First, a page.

Over the last few weeks, Adventist Health Lodi Memorial intensive care unit director Sarah Taylor said the atmosphere in her department has been bleak.

Before the COVID-19 pandemic made its way to San Joaquin County, the hospital operated with 10 ICU beds. On a normal day, the ICU would be treating six to eight patients a day.

But as the San Joaquin Valley and Southern California regions of the state experience a massive second surge of COVID-19 cases, Taylor’s unit has had to expand to 20 beds, with overflow on another floor of the hospital.

She said the ICU has been caring for as many as 25 COVID-19 patients each day.

“It’s very busy,” she said. “It can be stressful at times, but with the help of the (Department of Defense), the attitude here is so much better because of the help. Even though it gets grim, everyone still has a positive outlook. Their help is like building a sense that everybody has a great attitude.”

The Department of Defense deployed a second team of medical assistance to Adventist Health Lodi Memorial and Dameron Hospital on Dec. 29, 2020 consisting of two doctors, two physician assistants, seven respiratory therapists and 24 registered nurses and support staff to help during the second surge of COVID-19 cases needing hospitalization.

Of that team, 16 clinicians, one doctor and a physician’s assistant were assigned to Lodi Memorial.

Air Force Maj. Timothy Dempsey is a member of the DoD team assigned to Lodi.

“I think Lodi has been incredible,” Dempsey said of his team’s deployment. “Within 30 minutes of arriving, it felt like they had made all of us part of the team already. Everyone was willing to get right to work, and they accepted us with open arms. We’re really appreciative of that.”

As a critical care doctor, Dempsey has been assisting hospitals on both sides of the country the last seven months, and said what he is seeing now is very similar to what was experienced when the pandemic began.

“It’s been a long few months,” Dempsey said. “We’ve lost a lot of patients in that time, but I’m trying to keep my spirits up, as well as the spirits of my colleagues up, by trying to focus on the patients who do get better.”

While much of the statistics reported out of health departments at all levels focus on the number of COVID-19 cases and deaths, many have recovered, especially here in San Joaquin County.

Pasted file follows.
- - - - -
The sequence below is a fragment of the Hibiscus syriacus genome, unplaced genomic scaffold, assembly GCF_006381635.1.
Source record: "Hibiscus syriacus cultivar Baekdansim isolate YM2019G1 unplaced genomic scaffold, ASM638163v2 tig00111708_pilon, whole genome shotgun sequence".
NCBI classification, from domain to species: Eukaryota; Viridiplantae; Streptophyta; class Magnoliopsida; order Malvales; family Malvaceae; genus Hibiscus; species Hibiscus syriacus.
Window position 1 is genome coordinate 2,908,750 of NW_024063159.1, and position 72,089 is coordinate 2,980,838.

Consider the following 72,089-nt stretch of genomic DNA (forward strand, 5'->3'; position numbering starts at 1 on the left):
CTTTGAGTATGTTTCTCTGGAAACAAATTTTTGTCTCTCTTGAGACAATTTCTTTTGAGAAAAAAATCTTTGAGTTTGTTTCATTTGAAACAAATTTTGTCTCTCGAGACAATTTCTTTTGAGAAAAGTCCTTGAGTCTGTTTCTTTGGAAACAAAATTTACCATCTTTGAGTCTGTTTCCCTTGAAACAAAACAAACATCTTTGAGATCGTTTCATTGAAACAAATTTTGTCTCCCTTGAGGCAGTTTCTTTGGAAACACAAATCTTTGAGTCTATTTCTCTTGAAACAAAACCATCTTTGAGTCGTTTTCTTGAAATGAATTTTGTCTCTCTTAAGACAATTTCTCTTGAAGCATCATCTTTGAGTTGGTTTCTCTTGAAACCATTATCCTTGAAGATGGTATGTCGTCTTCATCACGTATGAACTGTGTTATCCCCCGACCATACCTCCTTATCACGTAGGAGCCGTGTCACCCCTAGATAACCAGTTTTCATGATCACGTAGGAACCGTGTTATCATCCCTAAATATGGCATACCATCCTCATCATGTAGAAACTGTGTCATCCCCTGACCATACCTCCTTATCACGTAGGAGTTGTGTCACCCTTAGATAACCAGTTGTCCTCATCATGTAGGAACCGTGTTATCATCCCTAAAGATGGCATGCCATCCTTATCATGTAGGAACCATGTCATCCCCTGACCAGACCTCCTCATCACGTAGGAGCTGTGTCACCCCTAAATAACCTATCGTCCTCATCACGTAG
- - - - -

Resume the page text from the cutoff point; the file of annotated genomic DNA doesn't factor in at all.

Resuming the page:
According to San Joaquin County Public Health Services, a total of 42,571 patients have recovered from the virus.

Taylor said that in just the past few days, the hospital has seen a couple of its ICU patients get better. Although hospital staff has seen some recover, the ICU continues to admit patients on a daily basis. Unfortunately, room is available after another patient has succumbed to the virus, she said, as the ICU saw four patients die on Monday.

“We’re all in a critical situation,” Taylor said. “In the ICU, if a patient doesn’t get better, they don’t go home. It takes a toll on the staff and physicians. It takes a toll on everybody, because we’re all working very hard to help every patient.”

As of Tuesday, a total of 672 people in the county had died from COVID, according to county public health, while there are 6,063 active cases either being treated or recently tested.

The seven hospitals in the county were treating 355 patients on Tuesday, with 95 in the ICU. At Adventist Health Lodi Memorial, 55 patients were being treated for COVID-19, three of whom were in the ICU — down from 13 on Monday.

County public health reported on Tuesday that there have been 4,404 confirmed cases in Lodi — not including rural areas covered by the city's ZIP codes — and the city has the second highest transmission rate at 648.31 cases per 10,000 residents.

“This is a big deal,” Taylor said. “I hear people say they don’t believe it’s as bad as it’s been reported. But it is bad. People need to be made very much aware of it and take the proper precautions.”

Dempsey agreed, noting that while there are two different vaccines now being administered to frontline workers and soon to the elderly and general public, people still need to protect themselves.

“I really urge people to do the standard practices that have been talked about,” he said. “And that’s wearing a mask, keeping a safe distance, washing your hands. I was in New York during that initial surge, and while some people were getting better, we really didn’t know about COVID when it began — what was working against it and what wasn’t. Now we have vaccines, and my hope is there is an end in sight, but I still urge people to take this seriously.”

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